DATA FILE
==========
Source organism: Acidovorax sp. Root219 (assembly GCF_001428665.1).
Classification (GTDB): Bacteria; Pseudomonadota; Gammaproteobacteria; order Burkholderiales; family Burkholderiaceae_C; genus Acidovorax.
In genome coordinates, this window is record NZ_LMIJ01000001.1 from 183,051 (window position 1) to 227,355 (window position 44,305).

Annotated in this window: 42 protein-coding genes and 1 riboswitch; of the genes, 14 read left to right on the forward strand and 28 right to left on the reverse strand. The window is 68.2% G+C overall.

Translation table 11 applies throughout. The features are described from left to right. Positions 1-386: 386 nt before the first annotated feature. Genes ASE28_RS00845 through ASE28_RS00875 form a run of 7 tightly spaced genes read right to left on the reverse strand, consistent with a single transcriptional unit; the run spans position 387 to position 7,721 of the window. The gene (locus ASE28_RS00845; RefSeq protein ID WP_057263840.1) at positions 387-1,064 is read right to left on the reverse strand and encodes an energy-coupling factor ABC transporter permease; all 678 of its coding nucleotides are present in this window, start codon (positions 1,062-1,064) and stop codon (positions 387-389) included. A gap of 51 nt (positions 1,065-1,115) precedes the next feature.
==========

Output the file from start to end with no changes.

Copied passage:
Source organism: Acidovorax sp. Root219 (assembly GCF_001428665.1).
Classification (GTDB): Bacteria; Pseudomonadota; Gammaproteobacteria; order Burkholderiales; family Burkholderiaceae_C; genus Acidovorax.
In genome coordinates, this window is record NZ_LMIJ01000001.1 from 183,051 (window position 1) to 227,355 (window position 44,305).

Annotated in this window: 42 protein-coding genes and 1 riboswitch; of the genes, 14 read left to right on the forward strand and 28 right to left on the reverse strand. The window is 68.2% G+C overall.

Translation table 11 applies throughout. The features are described from left to right. Positions 1-386: 386 nt before the first annotated feature. Genes ASE28_RS00845 through ASE28_RS00875 form a run of 7 tightly spaced genes read right to left on the reverse strand, consistent with a single transcriptional unit; the run spans position 387 to position 7,721 of the window. The gene (locus ASE28_RS00845; RefSeq protein ID WP_057263840.1) at positions 387-1,064 is read right to left on the reverse strand and encodes an energy-coupling factor ABC transporter permease; all 678 of its coding nucleotides are present in this window, start codon (positions 1,062-1,064) and stop codon (positions 387-389) included. A gap of 51 nt (positions 1,065-1,115) precedes the next feature.